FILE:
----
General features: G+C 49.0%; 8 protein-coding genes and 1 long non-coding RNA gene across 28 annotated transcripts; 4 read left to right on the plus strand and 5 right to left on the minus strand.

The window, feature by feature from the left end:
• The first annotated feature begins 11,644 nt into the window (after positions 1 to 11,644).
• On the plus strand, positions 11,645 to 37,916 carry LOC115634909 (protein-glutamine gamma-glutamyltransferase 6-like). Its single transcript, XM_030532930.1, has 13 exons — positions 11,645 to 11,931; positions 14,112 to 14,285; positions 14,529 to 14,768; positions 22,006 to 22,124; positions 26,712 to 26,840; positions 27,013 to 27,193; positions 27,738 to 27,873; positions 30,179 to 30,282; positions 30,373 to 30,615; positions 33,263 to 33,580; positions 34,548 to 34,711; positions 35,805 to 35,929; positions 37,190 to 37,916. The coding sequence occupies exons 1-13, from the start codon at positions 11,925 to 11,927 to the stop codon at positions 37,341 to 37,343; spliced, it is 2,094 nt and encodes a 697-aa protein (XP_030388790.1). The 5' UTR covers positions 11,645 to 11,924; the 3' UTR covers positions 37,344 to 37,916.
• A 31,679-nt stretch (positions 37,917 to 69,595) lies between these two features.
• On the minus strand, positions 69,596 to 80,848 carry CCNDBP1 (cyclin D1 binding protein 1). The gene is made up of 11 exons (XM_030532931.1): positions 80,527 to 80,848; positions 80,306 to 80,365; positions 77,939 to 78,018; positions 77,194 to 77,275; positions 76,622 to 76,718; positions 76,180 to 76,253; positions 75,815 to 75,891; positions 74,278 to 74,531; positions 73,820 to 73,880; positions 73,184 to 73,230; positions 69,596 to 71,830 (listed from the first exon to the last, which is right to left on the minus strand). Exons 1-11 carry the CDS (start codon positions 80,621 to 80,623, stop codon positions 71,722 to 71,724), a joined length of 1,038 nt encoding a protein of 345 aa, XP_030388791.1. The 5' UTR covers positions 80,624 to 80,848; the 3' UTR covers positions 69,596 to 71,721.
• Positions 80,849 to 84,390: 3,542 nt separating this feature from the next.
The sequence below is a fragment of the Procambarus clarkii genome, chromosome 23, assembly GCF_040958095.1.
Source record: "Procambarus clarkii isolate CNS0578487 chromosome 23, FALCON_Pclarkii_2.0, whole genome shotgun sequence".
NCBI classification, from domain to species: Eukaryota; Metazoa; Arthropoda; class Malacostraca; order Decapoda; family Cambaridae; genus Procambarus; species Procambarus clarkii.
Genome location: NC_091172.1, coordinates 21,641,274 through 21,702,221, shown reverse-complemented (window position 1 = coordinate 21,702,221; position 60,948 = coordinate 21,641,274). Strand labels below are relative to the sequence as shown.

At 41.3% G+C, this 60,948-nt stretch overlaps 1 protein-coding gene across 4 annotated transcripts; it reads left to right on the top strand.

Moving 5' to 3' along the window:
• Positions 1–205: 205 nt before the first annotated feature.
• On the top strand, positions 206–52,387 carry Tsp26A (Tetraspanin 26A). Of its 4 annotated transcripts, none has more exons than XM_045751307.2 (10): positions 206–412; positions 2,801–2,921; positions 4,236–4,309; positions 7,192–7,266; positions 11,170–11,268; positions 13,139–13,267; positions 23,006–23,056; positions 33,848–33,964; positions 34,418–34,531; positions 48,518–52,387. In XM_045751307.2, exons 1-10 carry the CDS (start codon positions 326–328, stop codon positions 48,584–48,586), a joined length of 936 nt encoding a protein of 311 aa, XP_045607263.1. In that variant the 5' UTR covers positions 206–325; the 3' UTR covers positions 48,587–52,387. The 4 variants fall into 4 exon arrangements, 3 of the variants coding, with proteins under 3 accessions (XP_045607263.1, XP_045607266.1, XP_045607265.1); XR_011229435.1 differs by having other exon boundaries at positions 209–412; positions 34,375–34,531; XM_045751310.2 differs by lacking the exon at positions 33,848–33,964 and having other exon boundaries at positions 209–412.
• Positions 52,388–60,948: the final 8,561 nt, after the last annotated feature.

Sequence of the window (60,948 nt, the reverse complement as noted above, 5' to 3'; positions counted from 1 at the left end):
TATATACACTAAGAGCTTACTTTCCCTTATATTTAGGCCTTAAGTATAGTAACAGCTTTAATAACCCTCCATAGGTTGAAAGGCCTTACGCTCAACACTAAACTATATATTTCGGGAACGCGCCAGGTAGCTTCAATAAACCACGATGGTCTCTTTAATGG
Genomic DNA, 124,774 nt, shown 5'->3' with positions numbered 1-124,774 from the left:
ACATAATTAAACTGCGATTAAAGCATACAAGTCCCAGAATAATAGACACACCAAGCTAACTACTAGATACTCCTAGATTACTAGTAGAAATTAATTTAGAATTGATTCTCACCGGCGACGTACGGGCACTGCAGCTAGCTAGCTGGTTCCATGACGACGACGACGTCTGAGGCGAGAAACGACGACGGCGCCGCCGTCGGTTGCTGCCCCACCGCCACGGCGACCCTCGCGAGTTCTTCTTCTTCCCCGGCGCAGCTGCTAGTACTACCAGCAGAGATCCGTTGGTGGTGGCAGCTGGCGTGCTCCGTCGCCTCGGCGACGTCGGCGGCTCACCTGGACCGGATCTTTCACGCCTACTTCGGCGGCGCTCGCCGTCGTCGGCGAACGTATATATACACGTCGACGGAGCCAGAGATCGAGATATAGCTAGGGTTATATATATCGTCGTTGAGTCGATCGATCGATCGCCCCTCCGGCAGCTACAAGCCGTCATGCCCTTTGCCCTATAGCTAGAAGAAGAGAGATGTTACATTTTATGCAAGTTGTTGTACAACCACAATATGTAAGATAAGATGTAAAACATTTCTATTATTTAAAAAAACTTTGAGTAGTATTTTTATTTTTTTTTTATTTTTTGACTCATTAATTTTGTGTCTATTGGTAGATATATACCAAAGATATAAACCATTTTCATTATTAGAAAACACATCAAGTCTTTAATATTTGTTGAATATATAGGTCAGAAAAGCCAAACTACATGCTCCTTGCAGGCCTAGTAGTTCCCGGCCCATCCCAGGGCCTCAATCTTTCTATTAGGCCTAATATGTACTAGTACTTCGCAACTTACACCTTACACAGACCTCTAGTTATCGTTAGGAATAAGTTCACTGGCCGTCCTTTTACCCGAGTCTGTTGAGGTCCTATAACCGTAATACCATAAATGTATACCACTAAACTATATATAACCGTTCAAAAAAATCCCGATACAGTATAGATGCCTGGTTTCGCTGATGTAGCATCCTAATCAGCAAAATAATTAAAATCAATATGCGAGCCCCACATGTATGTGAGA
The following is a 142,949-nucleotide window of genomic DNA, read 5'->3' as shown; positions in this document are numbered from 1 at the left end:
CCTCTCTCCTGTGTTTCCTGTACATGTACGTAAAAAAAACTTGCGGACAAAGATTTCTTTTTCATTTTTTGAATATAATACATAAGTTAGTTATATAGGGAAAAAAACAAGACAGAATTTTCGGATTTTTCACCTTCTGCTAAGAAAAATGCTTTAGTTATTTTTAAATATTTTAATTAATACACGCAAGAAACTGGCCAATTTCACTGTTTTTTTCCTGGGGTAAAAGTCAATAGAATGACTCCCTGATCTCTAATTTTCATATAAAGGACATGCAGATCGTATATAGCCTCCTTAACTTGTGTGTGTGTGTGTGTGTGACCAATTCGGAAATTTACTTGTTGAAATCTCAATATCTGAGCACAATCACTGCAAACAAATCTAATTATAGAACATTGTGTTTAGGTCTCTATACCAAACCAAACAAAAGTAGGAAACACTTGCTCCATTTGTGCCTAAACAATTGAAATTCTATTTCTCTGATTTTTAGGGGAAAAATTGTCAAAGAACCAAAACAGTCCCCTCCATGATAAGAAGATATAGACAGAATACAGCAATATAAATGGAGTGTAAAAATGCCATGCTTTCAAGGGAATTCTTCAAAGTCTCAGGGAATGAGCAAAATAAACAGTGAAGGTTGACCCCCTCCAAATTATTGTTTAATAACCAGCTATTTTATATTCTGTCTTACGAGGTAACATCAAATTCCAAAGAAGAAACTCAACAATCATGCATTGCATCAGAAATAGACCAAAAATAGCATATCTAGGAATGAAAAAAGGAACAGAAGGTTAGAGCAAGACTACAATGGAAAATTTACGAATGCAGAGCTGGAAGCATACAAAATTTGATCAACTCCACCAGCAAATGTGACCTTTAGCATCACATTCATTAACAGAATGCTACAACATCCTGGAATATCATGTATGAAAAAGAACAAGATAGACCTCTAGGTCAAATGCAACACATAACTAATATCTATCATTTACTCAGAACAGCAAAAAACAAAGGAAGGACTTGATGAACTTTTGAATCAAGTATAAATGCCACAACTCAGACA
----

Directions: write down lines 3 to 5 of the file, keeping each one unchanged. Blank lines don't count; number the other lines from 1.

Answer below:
• The first annotated feature begins 11,644 nt into the window (after positions 1 to 11,644).
• On the plus strand, positions 11,645 to 37,916 carry LOC115634909 (protein-glutamine gamma-glutamyltransferase 6-like). Its single transcript, XM_030532930.1, has 13 exons — positions 11,645 to 11,931; positions 14,112 to 14,285; positions 14,529 to 14,768; positions 22,006 to 22,124; positions 26,712 to 26,840; positions 27,013 to 27,193; positions 27,738 to 27,873; positions 30,179 to 30,282; positions 30,373 to 30,615; positions 33,263 to 33,580; positions 34,548 to 34,711; positions 35,805 to 35,929; positions 37,190 to 37,916. The coding sequence occupies exons 1-13, from the start codon at positions 11,925 to 11,927 to the stop codon at positions 37,341 to 37,343; spliced, it is 2,094 nt and encodes a 697-aa protein (XP_030388790.1). The 5' UTR covers positions 11,645 to 11,924; the 3' UTR covers positions 37,344 to 37,916.
• A 31,679-nt stretch (positions 37,917 to 69,595) lies between these two features.